Lifespan of technology (usability before requiring equipment replacement) is increasing, while the cost of computing technology is dramatically lowering. Hardware and software is still usable years after purchase, however computers do require maintenance to work properly.
“When people notice their computer’s performance slowing, the most common reason is the hard disk. Your computer’s hard disk is a non-removable area that holds all the information available from your computer. Over time, hard disks begin to lose their ability to store data efficiently.” (Speed up you PC: Automate your computer maintenance schedule – Microsoft 2012)
Why is regular maintenance necessary? It is easy to think computers are so advanced that they don’t have the same problems as other machines. The common misconception is that once a computer is set up properly, it should work perfectly all the time. The truth is that a computer system is a collection of complex machine and software, including moving parts that wear out with use (hard drives), that performs trillions of calculations, using hundreds of parts and wires, and is under constant assault by the processing needs of the applications, unwanted viruses/spyware and their own users. Here are just a few major reasons every computer needs regular and proactive maintenance:
- Microsoft and Apple critical security updates need to be applied at least once a month.
- Firewall, virus and spyware protection needs regular review and management.
- Simple daily use of the Internet can create random network issues with modem and router equipment.
- Management of backup status and data is critical for data recovery in the event of hard drive failure.
- Management and backup of hard drive resources prevents storage issues and crashes.
- Regular optimization of hard drives increases speed and efficiency.
- Computers are magnets for dust, and dust clogs fans and heat-sinks. This causes overheating, which in turn leads to system lockups and hardware failure.
Because of these factors, every computer requires regular service maintenance to keep the big problems away and maintain optimal performance.
Backing Up Files
With modern operating systems, many backup options are done automatically by the computer and provide various options to recover files in a crisis. Windows Vista introduced Windows Backup, and Apple computers use an application called Time Machine. Backups contain a copy of the data saved on the computer’s hard drive.
The only really effective form of backup is one that happens with no user input; it must be automatic with no need to remember to initiate the backup.
Trav’s Tips: A hard drive error can happen at any time and without warning. A hard drive is the only real ‘moving part’ in a computer. Picture a hard drive as a record player platter with a needle to read the data. While your computer is on, this platter spins at 5000-10000 revolutions per minute. After years of use, the bearings that the platter spins on, simply wear out (there is a reason most drives are only warrantied for a few years). You can usually hear a hard drive that is going to fail – it starts to make louder noises. In addition, sudden impacts (such as dropping) will immediately destroy a hard drive – making laptops especially vulnerable.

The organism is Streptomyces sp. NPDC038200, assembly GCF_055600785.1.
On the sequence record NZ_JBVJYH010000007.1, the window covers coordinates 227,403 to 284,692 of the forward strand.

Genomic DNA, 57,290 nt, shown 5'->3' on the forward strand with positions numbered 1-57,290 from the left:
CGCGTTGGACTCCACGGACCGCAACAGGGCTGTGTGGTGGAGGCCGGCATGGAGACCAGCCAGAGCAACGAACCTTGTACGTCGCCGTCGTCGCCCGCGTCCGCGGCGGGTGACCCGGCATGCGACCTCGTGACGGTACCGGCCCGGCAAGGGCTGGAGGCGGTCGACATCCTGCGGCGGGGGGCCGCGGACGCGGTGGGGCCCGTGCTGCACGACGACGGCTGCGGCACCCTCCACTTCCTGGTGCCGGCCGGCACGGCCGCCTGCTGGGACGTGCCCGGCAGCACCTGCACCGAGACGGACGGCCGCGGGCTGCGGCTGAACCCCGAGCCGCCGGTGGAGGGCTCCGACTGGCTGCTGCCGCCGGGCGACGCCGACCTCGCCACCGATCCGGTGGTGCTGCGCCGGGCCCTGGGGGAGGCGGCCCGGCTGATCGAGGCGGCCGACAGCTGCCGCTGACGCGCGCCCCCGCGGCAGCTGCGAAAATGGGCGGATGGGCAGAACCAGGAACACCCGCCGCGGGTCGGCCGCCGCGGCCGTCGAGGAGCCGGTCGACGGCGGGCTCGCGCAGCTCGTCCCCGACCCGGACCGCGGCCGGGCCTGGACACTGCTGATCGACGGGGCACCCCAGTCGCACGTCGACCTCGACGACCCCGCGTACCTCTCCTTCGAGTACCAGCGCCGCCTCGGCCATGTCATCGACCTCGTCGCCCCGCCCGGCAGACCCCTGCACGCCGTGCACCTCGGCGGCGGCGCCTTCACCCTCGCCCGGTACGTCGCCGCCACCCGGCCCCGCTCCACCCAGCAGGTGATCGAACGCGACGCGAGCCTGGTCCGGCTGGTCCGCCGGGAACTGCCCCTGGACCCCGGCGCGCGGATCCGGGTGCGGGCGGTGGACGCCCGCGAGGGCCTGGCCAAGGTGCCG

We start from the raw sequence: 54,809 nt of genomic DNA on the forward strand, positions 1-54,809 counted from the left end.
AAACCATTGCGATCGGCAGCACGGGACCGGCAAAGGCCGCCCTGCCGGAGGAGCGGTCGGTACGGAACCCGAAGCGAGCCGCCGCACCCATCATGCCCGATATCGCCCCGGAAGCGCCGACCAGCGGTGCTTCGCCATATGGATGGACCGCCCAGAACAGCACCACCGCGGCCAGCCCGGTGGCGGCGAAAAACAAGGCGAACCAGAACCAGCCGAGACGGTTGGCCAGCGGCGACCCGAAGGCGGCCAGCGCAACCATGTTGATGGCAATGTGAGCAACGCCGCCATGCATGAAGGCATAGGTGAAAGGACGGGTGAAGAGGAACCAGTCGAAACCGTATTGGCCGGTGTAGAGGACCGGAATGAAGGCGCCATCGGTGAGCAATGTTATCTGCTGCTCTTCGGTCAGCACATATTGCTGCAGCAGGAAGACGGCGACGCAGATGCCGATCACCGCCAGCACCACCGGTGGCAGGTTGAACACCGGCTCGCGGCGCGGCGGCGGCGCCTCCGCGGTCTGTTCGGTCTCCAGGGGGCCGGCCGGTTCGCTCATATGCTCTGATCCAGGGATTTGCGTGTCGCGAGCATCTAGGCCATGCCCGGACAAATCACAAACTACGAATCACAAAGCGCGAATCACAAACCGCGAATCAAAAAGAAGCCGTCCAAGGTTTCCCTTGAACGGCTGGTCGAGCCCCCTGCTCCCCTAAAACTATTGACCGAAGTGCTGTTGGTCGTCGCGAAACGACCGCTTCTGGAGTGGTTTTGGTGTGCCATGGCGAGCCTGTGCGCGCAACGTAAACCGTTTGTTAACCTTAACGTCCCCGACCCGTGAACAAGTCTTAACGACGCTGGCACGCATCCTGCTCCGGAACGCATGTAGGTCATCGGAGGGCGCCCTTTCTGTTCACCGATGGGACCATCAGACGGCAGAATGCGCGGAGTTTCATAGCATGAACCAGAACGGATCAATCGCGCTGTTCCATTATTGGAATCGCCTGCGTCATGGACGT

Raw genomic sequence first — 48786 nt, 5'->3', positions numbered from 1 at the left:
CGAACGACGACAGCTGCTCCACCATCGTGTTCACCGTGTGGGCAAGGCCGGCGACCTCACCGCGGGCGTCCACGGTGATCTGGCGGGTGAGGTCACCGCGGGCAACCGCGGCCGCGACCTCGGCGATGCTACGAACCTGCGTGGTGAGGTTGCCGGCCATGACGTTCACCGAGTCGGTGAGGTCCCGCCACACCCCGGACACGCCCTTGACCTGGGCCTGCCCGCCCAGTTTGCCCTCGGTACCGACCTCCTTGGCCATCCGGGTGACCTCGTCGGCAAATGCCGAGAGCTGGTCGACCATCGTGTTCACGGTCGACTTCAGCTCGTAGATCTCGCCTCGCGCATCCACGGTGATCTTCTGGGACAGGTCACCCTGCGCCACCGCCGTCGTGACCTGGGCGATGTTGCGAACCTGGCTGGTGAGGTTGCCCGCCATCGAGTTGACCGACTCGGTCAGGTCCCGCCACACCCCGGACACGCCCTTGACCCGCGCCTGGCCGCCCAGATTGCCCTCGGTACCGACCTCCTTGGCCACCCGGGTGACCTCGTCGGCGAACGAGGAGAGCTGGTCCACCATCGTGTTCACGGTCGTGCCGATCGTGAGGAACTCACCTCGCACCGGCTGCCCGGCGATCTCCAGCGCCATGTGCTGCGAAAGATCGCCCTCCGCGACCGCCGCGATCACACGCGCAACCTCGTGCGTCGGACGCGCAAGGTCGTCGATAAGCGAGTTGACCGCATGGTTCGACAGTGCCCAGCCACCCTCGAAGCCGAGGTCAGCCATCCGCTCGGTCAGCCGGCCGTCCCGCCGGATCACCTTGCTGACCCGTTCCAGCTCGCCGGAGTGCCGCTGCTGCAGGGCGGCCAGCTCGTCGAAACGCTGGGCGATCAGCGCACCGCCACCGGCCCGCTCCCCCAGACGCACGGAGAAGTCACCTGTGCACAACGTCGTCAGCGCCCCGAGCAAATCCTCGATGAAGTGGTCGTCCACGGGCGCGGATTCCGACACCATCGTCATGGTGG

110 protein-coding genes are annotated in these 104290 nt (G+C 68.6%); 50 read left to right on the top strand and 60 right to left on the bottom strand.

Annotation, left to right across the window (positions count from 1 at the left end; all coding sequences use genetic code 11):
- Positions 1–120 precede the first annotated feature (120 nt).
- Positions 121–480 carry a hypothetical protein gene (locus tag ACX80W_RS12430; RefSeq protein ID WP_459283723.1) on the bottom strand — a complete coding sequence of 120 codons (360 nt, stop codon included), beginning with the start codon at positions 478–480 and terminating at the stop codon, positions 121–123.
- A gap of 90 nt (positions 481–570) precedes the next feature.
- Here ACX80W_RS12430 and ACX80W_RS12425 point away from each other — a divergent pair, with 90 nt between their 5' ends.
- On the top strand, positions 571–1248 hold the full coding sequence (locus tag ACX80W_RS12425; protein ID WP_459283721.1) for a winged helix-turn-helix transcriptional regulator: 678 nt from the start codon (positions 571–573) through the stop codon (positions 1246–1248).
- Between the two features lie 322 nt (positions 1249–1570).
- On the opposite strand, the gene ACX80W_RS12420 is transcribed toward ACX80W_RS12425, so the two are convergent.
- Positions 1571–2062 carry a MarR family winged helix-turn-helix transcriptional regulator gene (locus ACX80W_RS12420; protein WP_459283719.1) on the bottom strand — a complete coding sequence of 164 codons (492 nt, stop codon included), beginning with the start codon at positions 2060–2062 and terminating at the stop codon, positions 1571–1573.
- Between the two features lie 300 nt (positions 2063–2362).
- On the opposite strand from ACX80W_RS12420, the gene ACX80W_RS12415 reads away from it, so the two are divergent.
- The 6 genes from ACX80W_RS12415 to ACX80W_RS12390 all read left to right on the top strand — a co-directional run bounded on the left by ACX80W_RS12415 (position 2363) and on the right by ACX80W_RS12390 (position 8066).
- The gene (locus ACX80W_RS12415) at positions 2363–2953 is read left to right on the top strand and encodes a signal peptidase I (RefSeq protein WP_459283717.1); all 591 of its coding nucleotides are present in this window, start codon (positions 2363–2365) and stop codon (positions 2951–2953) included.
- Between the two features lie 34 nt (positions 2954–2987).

Be sure to back up all your personal and business data on a regular basis. Using an external hard drive (connected via USB) is usually the simplest method as it can be easily configured using the automatic backup software included in the operating system.
There are also online backup systems that provide space to store your backup files using the Internet. iCloud is a cloud storage and cloud computing service from Apple launched in 2011. As of January 2013, the service has more than 250 million users. The service allows users to store data such as music and applications on remote computer servers for download to multiple devices such phones, tablets and personal computers. It also acts as a data-syncing center for email, contacts, calendars, bookmarks, notes, reminders (to-do lists), documents, photos and other data.
Dropbox is another free service that allows users to save copies of their files on online servers for backup purposes, or to be able to share files easily with other computers connected to the Internet.
Safety and Security
Changing demographics (aging population, acceptance of technology, children, families, etc.) is redefining the concept of ‘average’ tech user. Security concerns (hacking, viruses, and malware) are on the rise as usage increases. More and more often, people simply want and need their devices to work without worry or aggravation. Personal information is now trusted and stored in electronic devices connected to the Internet. Sharing sensitive information online, including government forms, taxes, banking, etc. is now commonplace.
This all means that online and network security is of an all time level of importance. Technology devices are no longer toys or products for the young; they are integral parts of the lives of people of all ages and demographics. We trust our most private and important information to be stored in computers, and knowing this, wrongdoers are daily creating new tools to steal or corrupt this data.
“PC malware had its busiest quarter in recent history, and mobile malware also increased at a huge rate… We saw an increase in malware targeting the Mac.” (McAfee Threats Report: First Quarter 2012)
Protect Your Computer